If the offending jellyfish lives in nontropical waters, treat a sting by using seawater to wash the area and deactivate the stinging cells left behind. For stings in tropical waters, WebMD recommends using vinegar as a r... More »

www.reference.com Health Conditions & Diseases

Jellyfish do not have brains, and most barely have nervous systems. They have primitive nerve cells that help them orient themselves in the water and sense light and touch. Jellyfish can be tiny or grow to several feet i... More »

www.reference.com Pets & Animals Marine Life Jellyfish

Jellyfish primarily eat plankton, which are organisms that lack the strength and size to swim and therefore drift in marine and freshwater currents. Larger species of jellyfish also eat crustaceans, fish and other jellyf... More »

www.reference.com Pets & Animals Marine Life Jellyfish

Treatment for a jellyfish sting includes rinsing the area with seawater or a solution of salt water. With some types of stings, soaking the affected area in vinegar mixed with an equal amount of water helps to relieve th... More »

www.reference.com Pets & Animals Marine Life Jellyfish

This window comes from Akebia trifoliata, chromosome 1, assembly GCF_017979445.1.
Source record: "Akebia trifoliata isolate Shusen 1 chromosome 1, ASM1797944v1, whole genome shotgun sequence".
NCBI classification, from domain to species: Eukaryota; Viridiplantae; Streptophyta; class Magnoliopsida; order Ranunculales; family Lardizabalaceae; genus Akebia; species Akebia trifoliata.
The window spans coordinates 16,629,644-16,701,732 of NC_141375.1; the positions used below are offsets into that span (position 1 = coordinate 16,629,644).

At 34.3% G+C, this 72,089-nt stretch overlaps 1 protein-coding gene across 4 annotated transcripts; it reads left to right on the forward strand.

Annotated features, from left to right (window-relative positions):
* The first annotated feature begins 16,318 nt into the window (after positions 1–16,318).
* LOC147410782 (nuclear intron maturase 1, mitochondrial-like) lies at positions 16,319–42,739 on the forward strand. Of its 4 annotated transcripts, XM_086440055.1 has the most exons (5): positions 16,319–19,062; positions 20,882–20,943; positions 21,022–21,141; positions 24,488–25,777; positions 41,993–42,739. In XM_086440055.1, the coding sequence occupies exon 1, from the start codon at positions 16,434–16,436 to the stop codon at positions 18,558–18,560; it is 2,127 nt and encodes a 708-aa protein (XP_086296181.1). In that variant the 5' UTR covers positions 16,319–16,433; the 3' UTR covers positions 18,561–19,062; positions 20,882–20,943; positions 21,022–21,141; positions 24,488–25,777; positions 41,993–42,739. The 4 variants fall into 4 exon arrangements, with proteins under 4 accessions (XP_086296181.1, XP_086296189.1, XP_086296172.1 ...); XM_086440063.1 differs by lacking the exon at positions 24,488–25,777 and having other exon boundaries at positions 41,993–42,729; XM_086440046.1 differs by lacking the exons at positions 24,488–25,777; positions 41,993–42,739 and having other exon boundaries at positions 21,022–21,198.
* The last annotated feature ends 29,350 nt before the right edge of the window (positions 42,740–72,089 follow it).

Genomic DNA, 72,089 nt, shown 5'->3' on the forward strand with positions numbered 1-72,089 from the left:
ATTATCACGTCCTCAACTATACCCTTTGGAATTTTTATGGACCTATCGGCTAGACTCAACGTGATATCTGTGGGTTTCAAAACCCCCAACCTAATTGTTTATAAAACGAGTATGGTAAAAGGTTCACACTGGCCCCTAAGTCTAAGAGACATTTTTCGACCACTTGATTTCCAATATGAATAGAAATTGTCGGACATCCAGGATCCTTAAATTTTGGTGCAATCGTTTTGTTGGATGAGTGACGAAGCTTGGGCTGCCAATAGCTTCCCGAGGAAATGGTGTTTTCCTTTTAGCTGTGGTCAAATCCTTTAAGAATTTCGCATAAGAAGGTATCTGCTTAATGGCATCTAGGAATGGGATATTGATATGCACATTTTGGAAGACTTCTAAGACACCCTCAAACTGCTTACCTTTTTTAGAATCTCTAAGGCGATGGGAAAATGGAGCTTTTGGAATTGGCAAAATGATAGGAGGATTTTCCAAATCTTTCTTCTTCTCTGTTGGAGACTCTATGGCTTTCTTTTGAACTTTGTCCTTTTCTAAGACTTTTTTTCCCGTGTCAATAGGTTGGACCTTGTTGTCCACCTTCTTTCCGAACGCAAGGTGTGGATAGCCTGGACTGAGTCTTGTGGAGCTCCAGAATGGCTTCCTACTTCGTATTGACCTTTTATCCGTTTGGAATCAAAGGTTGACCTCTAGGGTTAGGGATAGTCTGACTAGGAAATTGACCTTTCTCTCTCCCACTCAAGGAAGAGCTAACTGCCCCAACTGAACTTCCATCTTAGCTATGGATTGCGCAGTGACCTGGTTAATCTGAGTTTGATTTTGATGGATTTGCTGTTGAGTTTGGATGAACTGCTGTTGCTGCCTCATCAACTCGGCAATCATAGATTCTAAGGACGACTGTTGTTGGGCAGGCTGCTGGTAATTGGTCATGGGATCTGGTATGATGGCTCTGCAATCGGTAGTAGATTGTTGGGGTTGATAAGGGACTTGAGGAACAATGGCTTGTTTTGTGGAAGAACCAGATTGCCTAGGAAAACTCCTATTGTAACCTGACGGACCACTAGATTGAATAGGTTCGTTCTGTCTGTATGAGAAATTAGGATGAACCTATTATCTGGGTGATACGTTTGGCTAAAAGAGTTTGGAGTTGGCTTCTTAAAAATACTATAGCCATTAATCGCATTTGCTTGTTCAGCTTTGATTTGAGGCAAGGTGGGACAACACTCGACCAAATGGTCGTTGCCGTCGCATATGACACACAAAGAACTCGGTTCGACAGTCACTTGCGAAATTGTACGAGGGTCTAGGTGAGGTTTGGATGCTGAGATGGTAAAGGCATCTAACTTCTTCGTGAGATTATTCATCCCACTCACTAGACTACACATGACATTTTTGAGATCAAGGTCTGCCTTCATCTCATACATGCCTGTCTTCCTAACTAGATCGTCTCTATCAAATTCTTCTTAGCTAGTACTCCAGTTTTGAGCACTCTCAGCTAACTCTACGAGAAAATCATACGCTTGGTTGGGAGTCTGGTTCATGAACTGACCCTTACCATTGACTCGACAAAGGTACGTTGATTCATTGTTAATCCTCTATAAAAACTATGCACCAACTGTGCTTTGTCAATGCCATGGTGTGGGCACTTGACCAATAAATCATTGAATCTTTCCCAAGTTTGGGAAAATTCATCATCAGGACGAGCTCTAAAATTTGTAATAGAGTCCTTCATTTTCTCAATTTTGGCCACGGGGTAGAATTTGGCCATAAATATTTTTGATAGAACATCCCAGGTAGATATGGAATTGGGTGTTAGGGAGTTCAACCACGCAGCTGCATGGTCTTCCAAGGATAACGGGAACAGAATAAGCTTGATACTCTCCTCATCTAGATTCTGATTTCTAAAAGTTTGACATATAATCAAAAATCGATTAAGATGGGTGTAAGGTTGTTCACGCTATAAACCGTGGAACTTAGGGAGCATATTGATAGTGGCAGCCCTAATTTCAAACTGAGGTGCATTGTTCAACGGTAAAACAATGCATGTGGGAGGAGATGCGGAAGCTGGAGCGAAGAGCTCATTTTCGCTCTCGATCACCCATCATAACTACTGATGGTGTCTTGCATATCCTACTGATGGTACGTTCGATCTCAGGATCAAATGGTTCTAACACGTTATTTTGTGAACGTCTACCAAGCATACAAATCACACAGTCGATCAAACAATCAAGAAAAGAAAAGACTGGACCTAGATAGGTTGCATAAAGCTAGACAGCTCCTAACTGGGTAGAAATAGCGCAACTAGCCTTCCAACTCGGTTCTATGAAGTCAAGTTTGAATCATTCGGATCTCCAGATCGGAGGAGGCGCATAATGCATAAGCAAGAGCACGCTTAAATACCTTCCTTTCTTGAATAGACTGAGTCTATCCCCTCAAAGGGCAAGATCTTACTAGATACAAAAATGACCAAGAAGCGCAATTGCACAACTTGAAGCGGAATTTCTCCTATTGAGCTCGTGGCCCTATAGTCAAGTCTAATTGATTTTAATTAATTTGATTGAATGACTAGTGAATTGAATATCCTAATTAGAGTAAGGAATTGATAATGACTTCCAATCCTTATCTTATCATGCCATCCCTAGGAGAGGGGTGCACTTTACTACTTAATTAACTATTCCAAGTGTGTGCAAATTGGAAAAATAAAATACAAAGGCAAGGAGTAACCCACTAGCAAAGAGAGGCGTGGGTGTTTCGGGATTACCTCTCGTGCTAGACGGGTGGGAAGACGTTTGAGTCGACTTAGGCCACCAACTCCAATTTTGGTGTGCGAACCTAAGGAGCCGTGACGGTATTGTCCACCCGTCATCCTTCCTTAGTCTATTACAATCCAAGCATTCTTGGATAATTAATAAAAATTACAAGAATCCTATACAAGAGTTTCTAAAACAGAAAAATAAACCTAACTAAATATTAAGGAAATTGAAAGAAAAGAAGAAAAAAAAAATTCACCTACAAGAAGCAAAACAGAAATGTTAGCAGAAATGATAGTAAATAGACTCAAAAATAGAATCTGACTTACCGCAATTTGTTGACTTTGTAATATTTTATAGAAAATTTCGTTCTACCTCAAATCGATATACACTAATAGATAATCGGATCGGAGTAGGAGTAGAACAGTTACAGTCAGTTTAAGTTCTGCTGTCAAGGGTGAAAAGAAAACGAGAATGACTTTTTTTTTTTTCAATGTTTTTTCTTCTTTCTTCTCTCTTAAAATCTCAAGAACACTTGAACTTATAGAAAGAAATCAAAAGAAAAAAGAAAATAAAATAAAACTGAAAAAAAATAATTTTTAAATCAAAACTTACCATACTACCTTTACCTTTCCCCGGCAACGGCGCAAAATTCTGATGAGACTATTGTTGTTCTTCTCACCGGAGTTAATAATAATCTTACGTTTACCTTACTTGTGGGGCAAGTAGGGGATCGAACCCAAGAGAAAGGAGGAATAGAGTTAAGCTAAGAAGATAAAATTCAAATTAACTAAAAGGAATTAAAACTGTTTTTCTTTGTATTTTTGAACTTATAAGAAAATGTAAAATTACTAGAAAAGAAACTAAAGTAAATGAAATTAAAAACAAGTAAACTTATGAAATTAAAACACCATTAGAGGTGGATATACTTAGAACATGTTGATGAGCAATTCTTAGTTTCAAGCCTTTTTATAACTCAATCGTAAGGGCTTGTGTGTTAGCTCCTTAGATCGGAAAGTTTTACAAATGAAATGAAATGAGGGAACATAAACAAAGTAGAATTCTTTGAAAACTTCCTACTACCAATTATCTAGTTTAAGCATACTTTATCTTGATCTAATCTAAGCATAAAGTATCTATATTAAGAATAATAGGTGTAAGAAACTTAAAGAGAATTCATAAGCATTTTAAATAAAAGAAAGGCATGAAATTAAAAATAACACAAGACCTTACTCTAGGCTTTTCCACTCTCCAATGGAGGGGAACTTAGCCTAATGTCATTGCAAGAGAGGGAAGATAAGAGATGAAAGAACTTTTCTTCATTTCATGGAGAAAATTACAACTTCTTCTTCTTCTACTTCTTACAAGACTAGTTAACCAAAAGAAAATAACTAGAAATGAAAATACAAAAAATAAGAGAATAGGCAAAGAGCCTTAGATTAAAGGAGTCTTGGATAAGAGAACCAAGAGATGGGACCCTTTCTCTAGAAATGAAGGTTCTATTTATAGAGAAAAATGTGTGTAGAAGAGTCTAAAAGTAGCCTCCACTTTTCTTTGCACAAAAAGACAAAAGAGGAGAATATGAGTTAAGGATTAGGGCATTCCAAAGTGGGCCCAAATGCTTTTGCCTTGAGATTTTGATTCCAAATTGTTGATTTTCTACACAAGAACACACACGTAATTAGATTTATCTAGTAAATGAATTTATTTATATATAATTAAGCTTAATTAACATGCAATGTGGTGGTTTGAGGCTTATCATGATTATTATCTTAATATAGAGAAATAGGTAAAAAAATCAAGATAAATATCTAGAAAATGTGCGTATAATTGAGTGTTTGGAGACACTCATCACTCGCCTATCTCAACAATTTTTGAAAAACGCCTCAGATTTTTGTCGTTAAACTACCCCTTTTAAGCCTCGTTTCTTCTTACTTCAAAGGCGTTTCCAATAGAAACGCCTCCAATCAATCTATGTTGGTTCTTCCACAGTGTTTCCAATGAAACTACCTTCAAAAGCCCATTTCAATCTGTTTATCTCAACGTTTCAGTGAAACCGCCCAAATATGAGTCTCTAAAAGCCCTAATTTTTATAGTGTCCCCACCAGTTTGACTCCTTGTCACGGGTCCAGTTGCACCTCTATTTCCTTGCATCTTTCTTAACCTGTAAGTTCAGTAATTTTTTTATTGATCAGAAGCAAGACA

The best first aid for a bee sting, according to WebMD, includes removing the stinger, washing the area with soap and water, applying a cold compress to ease swelling and administering ibuprofen or acetaminophen for pain... More »

www.reference.com Health Conditions & Diseases Wounds & Bruises

If a person suspects he has a methicillin-resistant Staphylococcus aureus infection, photographing the area is not a required step in seeking treatment, according to the Centers for Disease Control and Prevention. Instea... More »

The most common symptom of a hernia is the formation of a lump on the affected area, and hernia treatment involves covering the hole with surgical mesh, according to Healthline. Some cases are difficult to identify. The ... More »

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